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'3 Strikes': Proposed Law Tries To Restore Intent

Publication Date: 
November 28, 2011
San Francisco Chronicle
Marisa Lagos

The Three Strikes Project was featured in this San Francisco Chronicle story for its role representing the NAACP, which is sponsoring a ballot measure to reform California's Three Strikes law.

As California braces for more budget cuts and moves forward with a plan to reduce its prison population by 33,000 inmates, opponents of the state's "three strikes and you're out" law are preparing to ask voters to make major changes to the harsh sentencing mandate.

Supporters of a proposed ballot measure say it would narrow the three-strikes mandate to what voters wanted all along: a law that keeps murderers, rapists and child molesters in prison for life and doesn't leave low-level, nonviolent offenders languishing behind bars for decades.


Mike Romano, a Stanford University law professor, said statistics show that people serving life sentences for a nonviolent, third strike offense are much less likely to commit another violent crime than other felons. Four percent qualify as high risk of committing a violent crime if released, compared with 20 percent of the total prison population, according to state assessments.

Five years ago, Romano founded the Three Strikes Project, in which law students help to appeal cases of nonviolent offenders who have received a third strike conviction. They have succeeded in reducing sentences for about 25 inmates, he said, and are representing the ballot measure's official sponsor, the NAACP Legal Defense and Educational Fund.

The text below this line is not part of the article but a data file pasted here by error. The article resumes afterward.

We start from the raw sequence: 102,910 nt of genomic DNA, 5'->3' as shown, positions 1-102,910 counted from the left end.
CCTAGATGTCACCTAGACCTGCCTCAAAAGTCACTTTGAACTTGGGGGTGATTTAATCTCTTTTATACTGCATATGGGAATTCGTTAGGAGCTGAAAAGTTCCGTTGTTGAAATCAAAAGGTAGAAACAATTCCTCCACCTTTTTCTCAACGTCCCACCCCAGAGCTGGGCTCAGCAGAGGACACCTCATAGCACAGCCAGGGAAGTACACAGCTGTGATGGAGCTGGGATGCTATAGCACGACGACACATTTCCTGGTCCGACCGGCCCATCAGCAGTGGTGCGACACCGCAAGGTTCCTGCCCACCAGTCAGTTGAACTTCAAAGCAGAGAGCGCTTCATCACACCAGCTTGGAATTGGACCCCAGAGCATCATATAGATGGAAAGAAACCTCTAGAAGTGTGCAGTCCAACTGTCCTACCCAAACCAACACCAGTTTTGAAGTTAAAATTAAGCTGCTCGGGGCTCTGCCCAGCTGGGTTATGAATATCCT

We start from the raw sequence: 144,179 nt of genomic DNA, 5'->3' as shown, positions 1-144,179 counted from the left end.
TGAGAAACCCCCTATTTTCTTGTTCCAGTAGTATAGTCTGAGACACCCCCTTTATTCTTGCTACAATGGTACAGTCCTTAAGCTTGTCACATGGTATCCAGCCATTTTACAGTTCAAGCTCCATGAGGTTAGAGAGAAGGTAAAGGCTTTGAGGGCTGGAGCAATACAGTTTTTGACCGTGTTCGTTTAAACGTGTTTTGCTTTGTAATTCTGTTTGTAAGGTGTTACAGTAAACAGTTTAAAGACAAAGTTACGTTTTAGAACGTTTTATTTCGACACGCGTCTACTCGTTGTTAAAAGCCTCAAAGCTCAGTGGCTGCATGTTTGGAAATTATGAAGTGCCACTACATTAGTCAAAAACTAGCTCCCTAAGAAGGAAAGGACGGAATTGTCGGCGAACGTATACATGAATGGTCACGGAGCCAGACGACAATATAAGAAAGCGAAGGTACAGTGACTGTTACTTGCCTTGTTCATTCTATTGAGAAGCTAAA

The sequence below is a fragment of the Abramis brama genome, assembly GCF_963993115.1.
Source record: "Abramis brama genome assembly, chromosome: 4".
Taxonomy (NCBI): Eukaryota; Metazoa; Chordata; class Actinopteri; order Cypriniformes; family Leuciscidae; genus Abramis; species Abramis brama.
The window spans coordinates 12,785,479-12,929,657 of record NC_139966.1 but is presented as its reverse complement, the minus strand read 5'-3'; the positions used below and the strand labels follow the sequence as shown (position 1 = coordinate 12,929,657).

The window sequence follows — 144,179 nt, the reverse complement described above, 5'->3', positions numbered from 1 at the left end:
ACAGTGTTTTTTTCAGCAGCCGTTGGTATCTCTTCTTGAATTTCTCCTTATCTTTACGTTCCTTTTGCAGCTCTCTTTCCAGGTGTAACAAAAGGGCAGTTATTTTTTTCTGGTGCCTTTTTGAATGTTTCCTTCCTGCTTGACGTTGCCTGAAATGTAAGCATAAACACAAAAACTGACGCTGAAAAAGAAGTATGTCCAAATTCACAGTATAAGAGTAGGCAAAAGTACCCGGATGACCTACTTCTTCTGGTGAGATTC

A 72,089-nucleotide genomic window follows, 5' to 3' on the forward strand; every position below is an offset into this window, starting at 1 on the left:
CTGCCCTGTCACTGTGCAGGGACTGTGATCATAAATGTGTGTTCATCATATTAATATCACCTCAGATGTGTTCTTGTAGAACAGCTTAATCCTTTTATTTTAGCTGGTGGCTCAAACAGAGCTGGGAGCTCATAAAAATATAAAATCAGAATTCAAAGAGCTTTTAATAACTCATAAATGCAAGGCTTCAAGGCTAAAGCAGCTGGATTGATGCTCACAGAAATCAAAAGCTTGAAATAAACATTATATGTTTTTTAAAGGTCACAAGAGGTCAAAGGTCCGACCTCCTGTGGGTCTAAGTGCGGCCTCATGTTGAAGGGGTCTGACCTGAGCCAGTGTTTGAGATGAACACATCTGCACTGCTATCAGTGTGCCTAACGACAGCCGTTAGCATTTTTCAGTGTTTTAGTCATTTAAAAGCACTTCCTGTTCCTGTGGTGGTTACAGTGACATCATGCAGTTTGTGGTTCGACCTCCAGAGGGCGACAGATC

The state assessments show that "nonviolent third-strikers are the least likely to re-offend of any group in prison," Romano said, in part because older people are less likely to commit crimes. At the same time, he said, they tend to be the most expensive to keep imprisoned because they are getting older and their medical costs are skyrocketing.


Romano stressed that the normal checks and balances of the criminal justice system will remain in place if the law is passed.

Offenders "will have to go before a judge and show they are not a danger to the community before their sentence can be reduced by one day," he said. "And if you do eliminate a life sentence, (taxpayers) get 30 years of cost savings."